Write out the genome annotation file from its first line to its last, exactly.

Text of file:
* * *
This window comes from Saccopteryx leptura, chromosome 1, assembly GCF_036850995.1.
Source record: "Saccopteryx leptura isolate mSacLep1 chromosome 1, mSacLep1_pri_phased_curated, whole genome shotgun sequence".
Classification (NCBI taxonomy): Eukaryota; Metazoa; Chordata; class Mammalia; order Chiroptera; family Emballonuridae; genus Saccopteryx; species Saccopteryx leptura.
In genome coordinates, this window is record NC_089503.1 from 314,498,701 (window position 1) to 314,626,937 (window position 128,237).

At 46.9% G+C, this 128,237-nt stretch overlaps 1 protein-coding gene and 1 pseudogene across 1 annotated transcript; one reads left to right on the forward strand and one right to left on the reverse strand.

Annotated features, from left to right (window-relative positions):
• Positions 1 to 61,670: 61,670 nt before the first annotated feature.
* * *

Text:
This window comes from Saccopteryx leptura, chromosome 1, assembly GCF_036850995.1.
Source record: "Saccopteryx leptura isolate mSacLep1 chromosome 1, mSacLep1_pri_phased_curated, whole genome shotgun sequence".
Classification (NCBI taxonomy): Eukaryota; Metazoa; Chordata; class Mammalia; order Chiroptera; family Emballonuridae; genus Saccopteryx; species Saccopteryx leptura.
In genome coordinates, this window is record NC_089503.1 from 314,498,701 (window position 1) to 314,626,937 (window position 128,237).

At 46.9% G+C, this 128,237-nt stretch overlaps 1 protein-coding gene and 1 pseudogene across 1 annotated transcript; one reads left to right on the forward strand and one right to left on the reverse strand.

Annotated features, from left to right (window-relative positions):
• Positions 1 to 61,670: 61,670 nt before the first annotated feature.